Turkish bloggers discuss Syrian sanctions

As relations between Ankara and Damascus hit a new low, bloggers wonder what the future holds.

By Alakbar Raufoglu for Southeast European Times -- 12/12/11

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Last week, Turkey, along with the EU and the Arab League, slapped tough economic sanctions on Syria, freezing assets of officials involved in the government's crackdown on an eight-month-old uprising, suspending ties with the nation's central bank and banning all military sales.

In response, the regime of Bashar al-Assad suspended the free trade agreement with Turkey and closed one of its border gates.

On December 8th, Ankara announced a new set of sanctions imposing 30% tax on goods from its neighbour.

Even before the sanctions, Turkish exports to Syria had dropped to $138 million in October, from $144 million in September, notes blogger Aynur Yilmaz, citing Turkish economy minister Zafer Caglayan.

A similar decrease occurred during the overthrow of the Mubarak regime in Egypt. "When the events started in Egypt, trade dropped and then recovered again," she writes.

Without waiting for further sanctions, some Turkish companies have already left Syria, or limited their ongoing projects there due to recent developments, Yilmaz adds.

Meanwhile, Iqrahaber19 wonders what Ankara's next step will be. "According to the analysts, all Turkey needs at the moment is to wait and see the result of the sanctions, closely monitor the internal dynamics [of Syria], and support international efforts", he writes.

The blogger believes that by setting its sanctions Turkey has already made a choice between the al-Assad regime and the Syrian people. "Now, it's time for Ankara to strengthen its viewpoint on the international level," he writes.

Ohers, such as Yusuf Gezgin, worry that Turkey will find itself isolated in the region.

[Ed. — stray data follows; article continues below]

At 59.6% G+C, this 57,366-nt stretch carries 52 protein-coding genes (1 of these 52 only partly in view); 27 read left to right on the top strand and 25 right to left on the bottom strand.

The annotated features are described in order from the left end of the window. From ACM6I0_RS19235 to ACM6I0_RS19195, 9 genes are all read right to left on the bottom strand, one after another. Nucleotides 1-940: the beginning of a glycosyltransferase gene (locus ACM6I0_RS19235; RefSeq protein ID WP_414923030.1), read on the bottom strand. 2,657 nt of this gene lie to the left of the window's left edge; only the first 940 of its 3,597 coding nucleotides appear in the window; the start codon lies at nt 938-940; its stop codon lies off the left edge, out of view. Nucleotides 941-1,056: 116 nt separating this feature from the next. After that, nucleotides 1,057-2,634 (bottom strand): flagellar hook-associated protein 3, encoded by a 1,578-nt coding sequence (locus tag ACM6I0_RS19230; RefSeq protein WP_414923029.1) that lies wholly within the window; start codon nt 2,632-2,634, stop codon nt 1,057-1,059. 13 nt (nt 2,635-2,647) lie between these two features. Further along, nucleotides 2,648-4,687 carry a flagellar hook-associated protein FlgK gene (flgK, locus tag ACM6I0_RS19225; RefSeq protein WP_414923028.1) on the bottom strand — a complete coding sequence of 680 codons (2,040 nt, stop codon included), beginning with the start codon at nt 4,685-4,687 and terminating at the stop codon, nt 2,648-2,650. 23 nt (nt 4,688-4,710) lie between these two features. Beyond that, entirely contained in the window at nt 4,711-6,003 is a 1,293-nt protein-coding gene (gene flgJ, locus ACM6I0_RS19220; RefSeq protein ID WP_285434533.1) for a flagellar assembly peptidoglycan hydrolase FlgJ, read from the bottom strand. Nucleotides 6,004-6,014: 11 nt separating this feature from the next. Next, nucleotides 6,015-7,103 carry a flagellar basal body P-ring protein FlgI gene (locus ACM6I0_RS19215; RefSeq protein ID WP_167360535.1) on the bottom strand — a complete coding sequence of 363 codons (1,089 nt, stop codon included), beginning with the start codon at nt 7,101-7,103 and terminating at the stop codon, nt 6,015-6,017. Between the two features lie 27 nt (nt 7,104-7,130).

"Iran continues threatening Turkey, while our Western allies leave us face-to-face with the Arabs," he writes, adding that Kurdish militants are receiving support from Damascus.

"Our flags are being burned in Syria; our embassy is being attacked," he adds.

In case of military intervations against Syria, Gezgin believes, "they should be implemented under the UN and NATO, and Tukey should not play the main role, even stay aside".

Another blogger, Cesuryorum has doubts that Iran and Russia will give up on al-Assad.

"Russia is getting stronger economically; it has mutual agreements with Iran. They can't step aside from their interests," he writes.

For blogger-analyst Yasin Atlioglu, who just recently returned from Damascus, the situation is becoming more unstable in Syria, and it is the people who suffer the most.

"The country was divided between the al-Assad supporters and the opposition," he writes, adding that a police regime is in charge in Damascus.

"Checkpoints, consisting of 3-4 civilians and military personal, are checking private cars" at nearly every exit, he writes.

Although many want Assad to leave, some are concerned that Syria could descend into chaos and internal conflict, as in Iraq, Atlioglu writes. "The possibility of military operations scares everyone."


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